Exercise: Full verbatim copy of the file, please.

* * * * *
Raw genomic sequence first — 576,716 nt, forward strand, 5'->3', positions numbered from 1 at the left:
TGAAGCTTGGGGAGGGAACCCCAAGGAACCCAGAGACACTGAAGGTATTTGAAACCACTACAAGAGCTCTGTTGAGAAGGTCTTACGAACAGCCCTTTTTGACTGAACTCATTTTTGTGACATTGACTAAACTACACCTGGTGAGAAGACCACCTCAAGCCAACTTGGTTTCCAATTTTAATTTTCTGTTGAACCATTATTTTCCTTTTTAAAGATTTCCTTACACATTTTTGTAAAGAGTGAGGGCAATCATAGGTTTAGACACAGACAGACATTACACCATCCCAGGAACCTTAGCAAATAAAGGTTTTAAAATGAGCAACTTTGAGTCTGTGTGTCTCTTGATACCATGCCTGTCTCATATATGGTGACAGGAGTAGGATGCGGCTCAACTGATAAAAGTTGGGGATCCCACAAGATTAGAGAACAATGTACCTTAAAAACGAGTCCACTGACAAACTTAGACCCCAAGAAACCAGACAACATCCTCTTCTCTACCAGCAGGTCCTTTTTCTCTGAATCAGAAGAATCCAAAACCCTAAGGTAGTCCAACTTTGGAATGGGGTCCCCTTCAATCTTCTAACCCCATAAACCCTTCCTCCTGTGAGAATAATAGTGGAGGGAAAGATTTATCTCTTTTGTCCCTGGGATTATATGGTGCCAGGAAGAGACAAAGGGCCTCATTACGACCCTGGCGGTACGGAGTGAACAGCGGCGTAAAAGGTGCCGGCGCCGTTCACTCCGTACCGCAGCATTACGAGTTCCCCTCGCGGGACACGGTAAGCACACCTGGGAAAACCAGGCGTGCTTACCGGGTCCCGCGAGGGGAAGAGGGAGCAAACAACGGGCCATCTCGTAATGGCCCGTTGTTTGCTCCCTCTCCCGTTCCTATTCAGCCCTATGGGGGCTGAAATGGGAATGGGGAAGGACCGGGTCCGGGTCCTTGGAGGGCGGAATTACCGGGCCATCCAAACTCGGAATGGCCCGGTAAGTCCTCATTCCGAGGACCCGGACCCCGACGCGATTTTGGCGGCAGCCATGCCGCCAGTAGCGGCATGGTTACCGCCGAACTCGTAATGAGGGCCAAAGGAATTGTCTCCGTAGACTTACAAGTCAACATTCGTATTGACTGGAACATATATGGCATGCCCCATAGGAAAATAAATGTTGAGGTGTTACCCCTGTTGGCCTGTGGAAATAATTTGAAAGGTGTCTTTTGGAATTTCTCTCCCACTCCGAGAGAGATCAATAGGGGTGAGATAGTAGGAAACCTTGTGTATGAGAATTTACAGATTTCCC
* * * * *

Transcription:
Raw genomic sequence first — 576,716 nt, forward strand, 5'->3', positions numbered from 1 at the left:
TGAAGCTTGGGGAGGGAACCCCAAGGAACCCAGAGACACTGAAGGTATTTGAAACCACTACAAGAGCTCTGTTGAGAAGGTCTTACGAACAGCCCTTTTTGACTGAACTCATTTTTGTGACATTGACTAAACTACACCTGGTGAGAAGACCACCTCAAGCCAACTTGGTTTCCAATTTTAATTTTCTGTTGAACCATTATTTTCCTTTTTAAAGATTTCCTTACACATTTTTGTAAAGAGTGAGGGCAATCATAGGTTTAGACACAGACAGACATTACACCATCCCAGGAACCTTAGCAAATAAAGGTTTTAAAATGAGCAACTTTGAGTCTGTGTGTCTCTTGATACCATGCCTGTCTCATATATGGTGACAGGAGTAGGATGCGGCTCAACTGATAAAAGTTGGGGATCCCACAAGATTAGAGAACAATGTACCTTAAAAACGAGTCCACTGACAAACTTAGACCCCAAGAAACCAGACAACATCCTCTTCTCTACCAGCAGGTCCTTTTTCTCTGAATCAGAAGAATCCAAAACCCTAAGGTAGTCCAACTTTGGAATGGGGTCCCCTTCAATCTTCTAACCCCATAAACCCTTCCTCCTGTGAGAATAATAGTGGAGGGAAAGATTTATCTCTTTTGTCCCTGGGATTATATGGTGCCAGGAAGAGACAAAGGGCCTCATTACGACCCTGGCGGTACGGAGTGAACAGCGGCGTAAAAGGTGCCGGCGCCGTTCACTCCGTACCGCAGCATTACGAGTTCCCCTCGCGGGACACGGTAAGCACACCTGGGAAAACCAGGCGTGCTTACCGGGTCCCGCGAGGGGAAGAGGGAGCAAACAACGGGCCATCTCGTAATGGCCCGTTGTTTGCTCCCTCTCCCGTTCCTATTCAGCCCTATGGGGGCTGAAATGGGAATGGGGAAGGACCGGGTCCGGGTCCTTGGAGGGCGGAATTACCGGGCCATCCAAACTCGGAATGGCCCGGTAAGTCCTCATTCCGAGGACCCGGACCCCGACGCGATTTTGGCGGCAGCCATGCCGCCAGTAGCGGCATGGTTACCGCCGAACTCGTAATGAGGGCCAAAGGAATTGTCTCCGTAGACTTACAAGTCAACATTCGTATTGACTGGAACATATATGGCATGCCCCATAGGAAAATAAATGTTGAGGTGTTACCCCTGTTGGCCTGTGGAAATAATTTGAAAGGTGTCTTTTGGAATTTCTCTCCCACTCCGAGAGAGATCAATAGGGGTGAGATAGTAGGAAACCTTGTGTATGAGAATTTACAGATTTCCC